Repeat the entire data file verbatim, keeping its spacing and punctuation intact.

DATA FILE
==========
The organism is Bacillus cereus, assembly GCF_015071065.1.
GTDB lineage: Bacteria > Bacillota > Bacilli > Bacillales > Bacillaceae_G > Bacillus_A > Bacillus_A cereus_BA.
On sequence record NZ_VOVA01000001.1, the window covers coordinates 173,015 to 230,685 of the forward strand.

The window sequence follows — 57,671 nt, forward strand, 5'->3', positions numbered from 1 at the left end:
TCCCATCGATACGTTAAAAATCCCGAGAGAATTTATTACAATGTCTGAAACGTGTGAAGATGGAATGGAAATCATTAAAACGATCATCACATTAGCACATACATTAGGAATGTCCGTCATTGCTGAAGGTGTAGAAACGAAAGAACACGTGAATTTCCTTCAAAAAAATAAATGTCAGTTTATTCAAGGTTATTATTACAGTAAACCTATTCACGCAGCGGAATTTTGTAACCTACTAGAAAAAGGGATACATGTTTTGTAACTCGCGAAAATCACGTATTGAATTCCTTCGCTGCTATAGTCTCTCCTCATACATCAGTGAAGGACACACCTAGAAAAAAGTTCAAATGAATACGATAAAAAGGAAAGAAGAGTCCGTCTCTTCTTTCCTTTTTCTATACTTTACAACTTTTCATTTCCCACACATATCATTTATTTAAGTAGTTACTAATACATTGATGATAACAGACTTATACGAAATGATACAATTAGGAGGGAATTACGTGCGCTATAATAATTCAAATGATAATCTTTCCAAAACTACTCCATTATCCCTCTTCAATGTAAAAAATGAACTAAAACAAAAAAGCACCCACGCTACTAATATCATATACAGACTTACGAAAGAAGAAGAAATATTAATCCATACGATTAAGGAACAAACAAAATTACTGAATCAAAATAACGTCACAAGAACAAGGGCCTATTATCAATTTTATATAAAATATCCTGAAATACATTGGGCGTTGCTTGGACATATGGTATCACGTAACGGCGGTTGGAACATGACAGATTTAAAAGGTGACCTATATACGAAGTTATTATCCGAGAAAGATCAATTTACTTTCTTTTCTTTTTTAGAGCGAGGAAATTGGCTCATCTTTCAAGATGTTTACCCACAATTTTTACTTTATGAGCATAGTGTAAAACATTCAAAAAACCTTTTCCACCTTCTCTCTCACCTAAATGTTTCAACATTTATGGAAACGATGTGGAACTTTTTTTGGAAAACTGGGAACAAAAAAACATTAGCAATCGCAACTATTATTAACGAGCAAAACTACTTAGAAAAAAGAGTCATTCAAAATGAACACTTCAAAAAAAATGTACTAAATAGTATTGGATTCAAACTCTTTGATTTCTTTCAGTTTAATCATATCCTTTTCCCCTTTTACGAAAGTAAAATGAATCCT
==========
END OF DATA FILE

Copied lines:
The organism is Bacillus cereus, assembly GCF_015071065.1.
GTDB lineage: Bacteria > Bacillota > Bacilli > Bacillales > Bacillaceae_G > Bacillus_A > Bacillus_A cereus_BA.
On sequence record NZ_VOVA01000001.1, the window covers coordinates 173,015 to 230,685 of the forward strand.

The window sequence follows — 57,671 nt, forward strand, 5'->3', positions numbered from 1 at the left end:
TCCCATCGATACGTTAAAAATCCCGAGAGAATTTATTACAATGTCTGAAACGTGTGAAGATGGAATGGAAATCATTAAAACGATCATCACATTAGCACATACATTAGGAATGTCCGTCATTGCTGAAGGTGTAGAAACGAAAGAACACGTGAATTTCCTTCAAAAAAATAAATGTCAGTTTATTCAAGGTTATTATTACAGTAAACCTATTCACGCAGCGGAATTTTGTAACCTACTAGAAAAAGGGATACATGTTTTGTAACTCGCGAAAATCACGTATTGAATTCCTTCGCTGCTATAGTCTCTCCTCATACATCAGTGAAGGACACACCTAGAAAAAAGTTCAAATGAATACGATAAAAAGGAAAGAAGAGTCCGTCTCTTCTTTCCTTTTTCTATACTTTACAACTTTTCATTTCCCACACATATCATTTATTTAAGTAGTTACTAATACATTGATGATAACAGACTTATACGAAATGATACAATTAGGAGGGAATTACGTGCGCTATAATAATTCAAATGATAATCTTTCCAAAACTACTCCATTATCCCTCTTCAATGTAAAAAATGAACTAAAACAAAAAAGCACCCACGCTACTAATATCATATACAGACTTACGAAAGAAGAAGAAATATTAATCCATACGATTAAGGAACAAACAAAATTACTGAATCAAAATAACGTCACAAGAACAAGGGCCTATTATCAATTTTATATAAAATATCCTGAAATACATTGGGCGTTGCTTGGACATATGGTATCACGTAACGGCGGTTGGAACATGACAGATTTAAAAGGTGACCTATATACGAAGTTATTATCCGAGAAAGATCAATTTACTTTCTTTTCTTTTTTAGAGCGAGGAAATTGGCTCATCTTTCAAGATGTTTACCCACAATTTTTACTTTATGAGCATAGTGTAAAACATTCAAAAAACCTTTTCCACCTTCTCTCTCACCTAAATGTTTCAACATTTATGGAAACGATGTGGAACTTTTTTTGGAAAACTGGGAACAAAAAAACATTAGCAATCGCAACTATTATTAACGAGCAAAACTACTTAGAAAAAAGAGTCATTCAAAATGAACACTTCAAAAAAAATGTACTAAATAGTATTGGATTCAAACTCTTTGATTTCTTTCAGTTTAATCATATCCTTTTCCCCTTTTACGAAAGTAAAATGAATCCT